Conventional medicine—Mainstream or Western pharmaceutical-based medicine practiced by medical doctors, doctors of osteopathy, and other licensed health care professionals.

Dietary supplement—A product, such as a vitamin, mineral, herb, amino acid, or enzyme, that is intended to be consumed in addition to an individual’s diet with the expectation that it will improve health.

Enzyme—A protein that change the rate of a chemical reaction within the body without themselves being used up in the reaction.

Free radical—A molecule with an unpaired electron that has a strong tendency to react with other molecules in DNA (genetic material), proteins, and lipids (fats), resulting in damage to cells. Free radicals are neutralized by antioxidants.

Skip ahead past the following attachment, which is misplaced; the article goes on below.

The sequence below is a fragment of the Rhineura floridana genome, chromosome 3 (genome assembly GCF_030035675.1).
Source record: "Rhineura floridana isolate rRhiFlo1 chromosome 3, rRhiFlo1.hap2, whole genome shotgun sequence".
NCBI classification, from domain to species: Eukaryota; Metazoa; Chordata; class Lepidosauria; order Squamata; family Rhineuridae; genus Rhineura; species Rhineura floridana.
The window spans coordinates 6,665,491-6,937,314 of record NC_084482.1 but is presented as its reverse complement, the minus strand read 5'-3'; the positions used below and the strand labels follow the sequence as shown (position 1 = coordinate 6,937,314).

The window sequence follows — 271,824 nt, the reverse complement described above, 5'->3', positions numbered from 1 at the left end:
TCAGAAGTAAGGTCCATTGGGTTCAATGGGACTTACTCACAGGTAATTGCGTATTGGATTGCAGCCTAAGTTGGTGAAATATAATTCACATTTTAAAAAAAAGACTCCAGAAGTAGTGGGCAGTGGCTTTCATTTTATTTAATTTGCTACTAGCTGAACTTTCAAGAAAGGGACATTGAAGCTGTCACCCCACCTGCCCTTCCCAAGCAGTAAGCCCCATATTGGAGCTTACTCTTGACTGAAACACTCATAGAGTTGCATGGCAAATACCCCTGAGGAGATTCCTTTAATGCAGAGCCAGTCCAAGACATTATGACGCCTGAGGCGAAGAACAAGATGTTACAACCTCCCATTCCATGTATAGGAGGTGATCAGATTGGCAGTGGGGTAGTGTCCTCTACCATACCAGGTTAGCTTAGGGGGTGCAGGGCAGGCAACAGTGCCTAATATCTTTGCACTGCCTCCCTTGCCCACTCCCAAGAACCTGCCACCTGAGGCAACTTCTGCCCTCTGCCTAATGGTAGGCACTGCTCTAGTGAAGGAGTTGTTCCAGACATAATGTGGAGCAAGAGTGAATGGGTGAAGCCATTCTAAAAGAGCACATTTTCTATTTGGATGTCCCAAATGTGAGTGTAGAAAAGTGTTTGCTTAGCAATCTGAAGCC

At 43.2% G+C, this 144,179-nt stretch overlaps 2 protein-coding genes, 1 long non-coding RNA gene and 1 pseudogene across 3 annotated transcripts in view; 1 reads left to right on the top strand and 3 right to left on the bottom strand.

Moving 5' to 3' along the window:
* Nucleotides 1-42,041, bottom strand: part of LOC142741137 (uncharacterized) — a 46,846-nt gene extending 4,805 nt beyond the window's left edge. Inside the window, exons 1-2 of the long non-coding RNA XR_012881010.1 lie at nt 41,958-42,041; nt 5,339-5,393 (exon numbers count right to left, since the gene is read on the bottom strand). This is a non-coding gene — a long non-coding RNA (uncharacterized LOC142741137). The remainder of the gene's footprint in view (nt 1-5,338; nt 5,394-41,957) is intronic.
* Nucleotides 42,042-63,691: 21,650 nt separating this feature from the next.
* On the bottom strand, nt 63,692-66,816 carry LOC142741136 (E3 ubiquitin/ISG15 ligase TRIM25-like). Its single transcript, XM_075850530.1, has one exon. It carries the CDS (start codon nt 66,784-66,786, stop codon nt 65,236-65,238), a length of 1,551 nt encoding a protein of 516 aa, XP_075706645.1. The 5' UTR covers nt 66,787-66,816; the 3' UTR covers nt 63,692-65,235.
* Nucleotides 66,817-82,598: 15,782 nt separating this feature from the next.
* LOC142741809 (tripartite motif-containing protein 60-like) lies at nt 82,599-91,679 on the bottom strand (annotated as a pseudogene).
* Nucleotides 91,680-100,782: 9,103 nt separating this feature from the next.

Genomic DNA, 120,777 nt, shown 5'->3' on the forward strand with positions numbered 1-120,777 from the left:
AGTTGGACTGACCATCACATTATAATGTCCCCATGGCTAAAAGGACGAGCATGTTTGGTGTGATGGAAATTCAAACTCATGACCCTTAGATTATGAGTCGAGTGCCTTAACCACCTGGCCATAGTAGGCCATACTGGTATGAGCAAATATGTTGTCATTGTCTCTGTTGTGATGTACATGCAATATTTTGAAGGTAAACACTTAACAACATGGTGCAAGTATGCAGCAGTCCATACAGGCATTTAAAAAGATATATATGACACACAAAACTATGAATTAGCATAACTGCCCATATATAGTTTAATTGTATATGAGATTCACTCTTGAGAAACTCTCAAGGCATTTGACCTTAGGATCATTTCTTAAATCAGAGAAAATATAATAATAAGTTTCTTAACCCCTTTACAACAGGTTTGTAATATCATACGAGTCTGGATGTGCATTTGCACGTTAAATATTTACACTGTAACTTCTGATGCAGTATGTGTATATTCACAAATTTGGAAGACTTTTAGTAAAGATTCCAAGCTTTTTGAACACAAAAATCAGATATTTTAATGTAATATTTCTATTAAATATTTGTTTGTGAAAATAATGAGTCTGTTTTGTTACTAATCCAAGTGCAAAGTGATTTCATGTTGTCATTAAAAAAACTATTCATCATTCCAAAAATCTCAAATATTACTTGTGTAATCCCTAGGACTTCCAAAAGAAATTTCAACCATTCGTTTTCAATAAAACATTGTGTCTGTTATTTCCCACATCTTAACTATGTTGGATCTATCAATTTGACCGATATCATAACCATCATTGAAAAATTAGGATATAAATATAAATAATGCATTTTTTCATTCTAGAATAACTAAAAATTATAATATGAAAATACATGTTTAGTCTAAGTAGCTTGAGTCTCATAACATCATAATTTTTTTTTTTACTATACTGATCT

Glucose—A simple sugar that results from the breakdown of carbohydrates. Glucose circulates in the blood and is the main source of energy for the body.

Homeostasis—The complex set of regulatory mechanisms that works to keep the body at optimal physiological and chemical stability in order for cellular reactions to occur.

Hormone—A chemical messenger that is produced by one type of cell and travels through the bloodstream to change the metabolism of a different type of cell.

Mineral—An inorganic substance found in the earth that is necessary in small quantities for the body to maintain a health. Examples: zinc, copper, iron.

Osteoporosis—A condition found in older individuals in which bones decrease in density and become fragile and more likely to break. It can be caused by lack of vitamin D and/or calcium in the diet.